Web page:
Concrete poisoning refers to a toxic condition caused due to prolonged exposure to concrete dust or other forms of concrete. It primarily affects the skin, but can also cause respiratory problems.
People who work at construction sites without any protective clothing are prone to prolonged exposure of the skin to the chemical and caustic components of concrete. Such long term contact of skin with an irritant like concrete can cause allergic dermatitis, eczema, or other skin reactions marked by itchiness, skin discoloration, inflammation, and flaky dead skin.
People working next to concrete dust are at greater risk to developing respiratory problems as the chances of inhaling the dust, due to limited or no protection, are high. Concrete also has tars, glues, etc., which can trigger a number of respiratory health conditions, including vomiting and burning sensations in the throat, nose, and eyes. Prolonged contact with concrete dust may also increase the risk to development of Chronic Obstructive Pulmonary Disease (COPD).
Symptoms of Concrete Poisoning
Some of the common signs and symptoms of concrete poisoning are listed below:
- Formation of painful sores, blisters, and lesions on the skin areas which come into contact with concrete
- The affected skin areas may dry up; cracks may form on such abnormal skin and fluid may discharge from such cracks.
- Discoloration of the skin to deep blue hue, before it turns reddish and appears excessively inflamed
- The skin integrity undergoes slow, but painful disintegration
- The affected area may be very itchy
- Some patients may develop allergic dermatitis as a secondary health complication of concrete poisoning
- If the skin problem is very severe, then lesions filled with fluids may appear. There may be continuous drainage from such lesions
- In very extreme circumstances, the affected limb may develop gangrene. In such cases, amputation is often the only treatment option.
- Concrete poisoning that affects the respiratory system may be marked by symptoms like breathing difficulties, vomiting, giddiness, swelling, and burning sensations in nose, throat, and ear.
Concrete is abrasive. Hence it adversely affects skin integrity and decreases its efficiency as a barrier to external elements. Concrete is hygroscopic, .i.e., it tends to suck out moisture present in the skin. Chemicals such as hexavalent chromium occur in concrete and it is responsible for causing contact dermatitis.
Concrete when not combined with water has calcium oxide, which is not that harmful to humans. However, when concrete is mixed with water, then calcium oxide becomes calcium hydroxide, which is excessively alkaline with a pH level ranging between 12 and 13.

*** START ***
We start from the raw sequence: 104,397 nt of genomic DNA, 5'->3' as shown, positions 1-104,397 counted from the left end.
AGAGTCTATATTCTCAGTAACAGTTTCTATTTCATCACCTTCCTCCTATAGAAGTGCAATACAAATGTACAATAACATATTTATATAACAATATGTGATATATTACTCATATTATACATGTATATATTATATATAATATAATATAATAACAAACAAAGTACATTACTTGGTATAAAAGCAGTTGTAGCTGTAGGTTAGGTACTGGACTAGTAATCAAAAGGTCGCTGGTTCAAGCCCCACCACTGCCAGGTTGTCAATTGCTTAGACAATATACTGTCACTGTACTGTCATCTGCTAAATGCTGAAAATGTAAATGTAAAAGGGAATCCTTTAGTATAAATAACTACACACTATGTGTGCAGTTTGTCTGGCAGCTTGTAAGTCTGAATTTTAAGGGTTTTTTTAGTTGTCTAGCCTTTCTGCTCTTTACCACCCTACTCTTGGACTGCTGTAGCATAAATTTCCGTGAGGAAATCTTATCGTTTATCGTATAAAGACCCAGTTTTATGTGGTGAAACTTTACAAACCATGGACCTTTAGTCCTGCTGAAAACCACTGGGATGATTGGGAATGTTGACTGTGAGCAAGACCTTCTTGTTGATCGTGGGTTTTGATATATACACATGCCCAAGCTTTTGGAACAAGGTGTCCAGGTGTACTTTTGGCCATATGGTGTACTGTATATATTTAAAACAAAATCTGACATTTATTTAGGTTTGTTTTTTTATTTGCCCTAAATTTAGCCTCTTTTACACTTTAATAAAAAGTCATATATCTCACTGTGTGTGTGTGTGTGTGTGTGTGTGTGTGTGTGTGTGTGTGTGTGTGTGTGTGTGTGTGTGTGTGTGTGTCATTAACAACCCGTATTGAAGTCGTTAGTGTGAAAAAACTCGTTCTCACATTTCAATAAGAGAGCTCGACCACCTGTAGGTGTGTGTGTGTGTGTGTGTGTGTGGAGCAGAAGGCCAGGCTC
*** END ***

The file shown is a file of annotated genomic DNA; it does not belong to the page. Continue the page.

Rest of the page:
The pH level of the skin of humans is 5.5. Hence, when wet concrete comes into contact with the skin, it causes burns. The skin burns may not become visible just after exposure to concrete, but it gradually tends to exacerbate over a period of time. Construction workers may continue to work with concrete for many hours without experiencing any adverse sensation on their skin. However, the skin damage does occur and it is continuous. Hence, protective clothing and equipment is a must for all construction workers when using concrete.
Concrete Poisoning – Treatment
Severe cases of concrete poisoning need to be immediately checked by a doctor who will then offer relevant treatment. You may follow the below listed steps for minor cases of concrete skin burns:
- Gently take out wet cement from all body areas which have come into contact with it. Then wash the areas with warm water. It is important to remember that the effect of concrete poisoning on skin becomes more severe with increased period of its contact with skin. Hence, wash the affected areas as soon as possible.
- It is important to use protective glasses whenever working with concrete. If by any chance it enters the eyes, then immediate wash eyes with normal water. You should also go to an eye doctor for a checkup.
- Neutralize the alkaline effect of concrete by washing affected areas with a mixture of water and vinegar. Vinegar or citric juices have acidic pH which can help neutralize cement alkalinity.
- Burning sensations can be alleviated with use of calendula ointment or lotion. It will also help prevent blister formation
- Use aloe vera gel to find relief from itchiness and irritation of skin. Since it has antiseptic properties, the gel will also help prevent secondary infections.
Prevention of concrete poisoning
The below listed safety measures can help prevent concrete poisoning:
- Keep about six to seven gallons of water next to every construction worker. Also keep soaps with neutral pH, towels, pH indicator papers, and buffering spray like Mason’s Hand Rinse, etc. handy
- Use protective equipment such as safety goggles or full-covering glasses with side shields; long sleeve shirts; Alkali-resistant strong gloves; waterproof pads for elbows, knees, and hands; overalls; and water resistant boots.
- Do not wear watches, belts, or other jewelry when working with concrete as cement can get trapped beneath such things.